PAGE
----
The Guide to Swift Arrays

During your programming adventures you might have stumbled upon the term Array a couple of times. 

What is it and why is it important? To put it simply an Array is a collection of elements that is in an ordered series or arrangement.

It is important because it organizes and compiles data so that it can be easily managed and accessed. To better understand Arrays it is best to go back to the basics.

The basics

Suppose that we have to store data of 5 random samples of a product rating, in our normal way to do things we would probably go about by making 5 separate variables named rating1, rating2, rating3, etc.

This is clearly correct but isn’t it a bit cluttered? It also needs to have all 5 variables declared and may be hard to track in the future.

This is where Arrays come in, instead of the mess above we can simply write it as such:

Wasn’t that a lot easier and cleaner? There is a catch though, Array values can be extracted using indexes, and these indexes always start with 0 and not the usual 1.

A minor sacrifice if you ask me. How about we try printing our data? To do so just write it as

Following the same logic we can then treat our array as if its a normal Int variable like so

Of course like any other variable our array can also handle all data types but just remember that once you assign a data type to it then you should use it all throughout

It is also worth to note that we can also declare an empty array that can be done like so

Useful built-in functionalities

Checking and determining number of content

You can check if an array has no values by using isEmpty. Additionally, you can also check the number of content it has by using count

Accessing First and Last content of the array

You can check the first value of the array by using first. Conversely, you can also check the last value of the array by using last.

Subscript/Slice of the array

You can get a subscript/slice of an array by using the Range operator ()

Adding and Removing elements to the array

Basic functionalities

You can add elements to the array by using append or insert([value], at: [index]). Conversely, you can also remove elements to the array by using remove(at: [index]).

Advanced functionalities

What is interesting to note is that different combinations that you can add and remove data these are
insert(contentsOf:[array], at: [index]) – Instead of just inserting a single value at a specified index we can insert a whole array or range of values inside as well.

replaceSubrange([range from own array], with: [array] – We can also replace a whole range of values with another one.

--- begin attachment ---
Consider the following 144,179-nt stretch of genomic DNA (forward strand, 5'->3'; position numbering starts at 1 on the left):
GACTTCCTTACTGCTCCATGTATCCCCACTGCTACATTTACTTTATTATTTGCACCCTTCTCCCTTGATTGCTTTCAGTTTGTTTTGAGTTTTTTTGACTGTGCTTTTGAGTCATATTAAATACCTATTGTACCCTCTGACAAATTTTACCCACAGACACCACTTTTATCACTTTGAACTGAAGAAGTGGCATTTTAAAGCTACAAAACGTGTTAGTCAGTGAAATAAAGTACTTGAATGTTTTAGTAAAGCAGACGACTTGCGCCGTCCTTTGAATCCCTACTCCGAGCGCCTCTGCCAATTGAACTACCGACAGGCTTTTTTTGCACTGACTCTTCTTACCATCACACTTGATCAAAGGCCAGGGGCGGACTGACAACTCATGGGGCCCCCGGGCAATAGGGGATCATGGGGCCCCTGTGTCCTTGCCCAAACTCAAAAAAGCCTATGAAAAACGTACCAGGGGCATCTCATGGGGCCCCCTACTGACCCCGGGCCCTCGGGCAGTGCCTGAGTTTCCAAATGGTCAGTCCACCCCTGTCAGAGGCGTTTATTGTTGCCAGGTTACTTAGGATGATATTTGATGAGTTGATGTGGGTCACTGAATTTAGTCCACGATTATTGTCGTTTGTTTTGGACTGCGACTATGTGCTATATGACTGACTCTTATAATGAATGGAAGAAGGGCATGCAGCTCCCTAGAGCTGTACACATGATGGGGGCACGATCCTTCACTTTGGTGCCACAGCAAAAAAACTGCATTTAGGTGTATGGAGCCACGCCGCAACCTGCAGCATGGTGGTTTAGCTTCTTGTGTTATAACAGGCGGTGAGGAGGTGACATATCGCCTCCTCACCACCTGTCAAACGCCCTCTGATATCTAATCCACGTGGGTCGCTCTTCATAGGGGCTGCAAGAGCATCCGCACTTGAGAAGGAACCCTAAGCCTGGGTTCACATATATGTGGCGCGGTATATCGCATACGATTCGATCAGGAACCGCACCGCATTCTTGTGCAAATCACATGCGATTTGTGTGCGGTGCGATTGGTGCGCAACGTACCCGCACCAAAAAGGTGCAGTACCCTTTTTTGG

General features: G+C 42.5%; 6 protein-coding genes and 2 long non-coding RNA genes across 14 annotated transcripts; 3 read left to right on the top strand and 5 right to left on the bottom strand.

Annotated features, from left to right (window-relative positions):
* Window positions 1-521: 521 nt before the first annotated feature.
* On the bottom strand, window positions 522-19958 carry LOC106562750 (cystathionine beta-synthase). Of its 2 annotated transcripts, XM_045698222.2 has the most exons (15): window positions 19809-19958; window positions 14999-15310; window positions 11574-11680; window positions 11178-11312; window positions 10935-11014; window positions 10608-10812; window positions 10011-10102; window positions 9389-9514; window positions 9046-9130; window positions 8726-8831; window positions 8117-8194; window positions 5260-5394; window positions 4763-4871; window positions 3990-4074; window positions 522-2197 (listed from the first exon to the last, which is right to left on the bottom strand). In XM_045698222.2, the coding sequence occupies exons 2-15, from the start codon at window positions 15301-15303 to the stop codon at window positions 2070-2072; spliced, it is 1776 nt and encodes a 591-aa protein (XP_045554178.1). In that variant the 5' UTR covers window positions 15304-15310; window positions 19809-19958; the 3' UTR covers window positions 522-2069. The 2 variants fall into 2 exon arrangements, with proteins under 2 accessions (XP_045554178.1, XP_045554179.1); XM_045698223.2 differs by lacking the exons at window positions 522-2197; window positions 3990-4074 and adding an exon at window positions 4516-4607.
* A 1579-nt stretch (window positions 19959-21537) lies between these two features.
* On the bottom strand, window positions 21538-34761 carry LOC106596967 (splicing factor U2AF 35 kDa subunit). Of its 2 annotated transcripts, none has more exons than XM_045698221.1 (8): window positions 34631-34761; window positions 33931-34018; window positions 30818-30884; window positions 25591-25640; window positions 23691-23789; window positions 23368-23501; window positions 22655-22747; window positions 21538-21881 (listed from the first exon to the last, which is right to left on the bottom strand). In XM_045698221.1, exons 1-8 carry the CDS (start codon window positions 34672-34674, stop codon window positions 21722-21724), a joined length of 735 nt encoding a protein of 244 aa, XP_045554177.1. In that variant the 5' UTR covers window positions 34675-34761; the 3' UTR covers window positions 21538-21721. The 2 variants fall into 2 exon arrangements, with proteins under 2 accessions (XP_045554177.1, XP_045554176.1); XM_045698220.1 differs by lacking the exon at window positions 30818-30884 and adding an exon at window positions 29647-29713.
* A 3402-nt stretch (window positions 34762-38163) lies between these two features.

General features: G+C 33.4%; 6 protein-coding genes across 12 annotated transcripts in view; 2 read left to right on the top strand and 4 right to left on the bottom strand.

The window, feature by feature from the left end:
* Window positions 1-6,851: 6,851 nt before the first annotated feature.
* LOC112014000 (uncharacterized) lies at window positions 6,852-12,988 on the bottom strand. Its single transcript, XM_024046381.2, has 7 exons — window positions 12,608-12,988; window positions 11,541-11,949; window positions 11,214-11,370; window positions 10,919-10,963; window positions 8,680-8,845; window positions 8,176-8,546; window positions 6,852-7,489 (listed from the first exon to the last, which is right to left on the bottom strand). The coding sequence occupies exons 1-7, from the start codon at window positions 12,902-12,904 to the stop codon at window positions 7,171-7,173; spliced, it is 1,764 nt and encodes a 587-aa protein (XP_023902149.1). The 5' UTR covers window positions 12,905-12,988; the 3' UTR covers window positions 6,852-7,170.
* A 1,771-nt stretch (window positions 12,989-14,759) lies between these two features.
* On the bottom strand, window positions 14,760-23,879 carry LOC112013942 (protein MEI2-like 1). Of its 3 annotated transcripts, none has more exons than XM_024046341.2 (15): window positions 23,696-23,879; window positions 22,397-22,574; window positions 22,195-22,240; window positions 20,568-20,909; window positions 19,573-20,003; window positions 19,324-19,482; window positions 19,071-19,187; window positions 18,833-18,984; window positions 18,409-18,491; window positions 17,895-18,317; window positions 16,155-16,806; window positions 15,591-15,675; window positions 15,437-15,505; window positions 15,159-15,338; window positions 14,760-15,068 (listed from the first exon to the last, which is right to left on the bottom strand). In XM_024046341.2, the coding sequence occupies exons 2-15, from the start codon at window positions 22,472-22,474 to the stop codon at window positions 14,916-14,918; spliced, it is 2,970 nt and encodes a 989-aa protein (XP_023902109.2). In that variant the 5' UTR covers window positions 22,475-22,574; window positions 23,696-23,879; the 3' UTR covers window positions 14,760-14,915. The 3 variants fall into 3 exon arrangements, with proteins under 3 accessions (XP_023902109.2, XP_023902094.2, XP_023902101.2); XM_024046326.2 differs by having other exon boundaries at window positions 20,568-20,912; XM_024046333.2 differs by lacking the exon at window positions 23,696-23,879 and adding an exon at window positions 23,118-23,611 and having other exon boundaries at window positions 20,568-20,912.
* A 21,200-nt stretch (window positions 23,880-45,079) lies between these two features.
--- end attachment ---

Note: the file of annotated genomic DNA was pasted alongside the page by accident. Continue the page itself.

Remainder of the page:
append(contentsOf: [array]) – We can also add a range of values at the end of an array using

removeFirst() – is to remove the first value of the array 

removeFirst([num]) – is to remove the first [num] of values from the array

Conversely you can also use

removeLast() – is to remove the last value of the array  

removeLast([num]) – is to remove the last [num] of values from the array

removeSubrange([range]) – is to remove elements in a specified range

Checking for data inside the array

contains([element]) – is to check if the element/value is inside the array, returns a Bool

It can also be written as contains(where: [element])

min() – is to get the lowest value in the array. Note that if you compare strings it will get and compare the ASCII value of the letter/string

To check more into ASCII values you can check out this website http://www.asciitable.com/. In our case “A” is min because it has an ASCII value of 65, compared to a and b that has an ASCII value of 97 and 98 respectively.

max() – is to get the highest value in the array. Note that if you compare strings it will get and compare the ASCII value of the letter/string

Miscellaneous uses for data inside the array

sort() – sorts the value of the array. Note that if you compare strings it will get and compare the ASCII value of the letter/string

You can also apply sort in descending using sort(by: > )

reverse() – it reverses the data inside the array

shuffle() – it shuffles the values of the array in a random order

randomElement() – it takes a random element in the array

forEach{ [element] -> Void } – iterates over the array and does specified commands to it

This can be written in another way by utilizing loops

And that’s it! Hope this information will serve you well to better understand and utilize Arrays in the future 🙂

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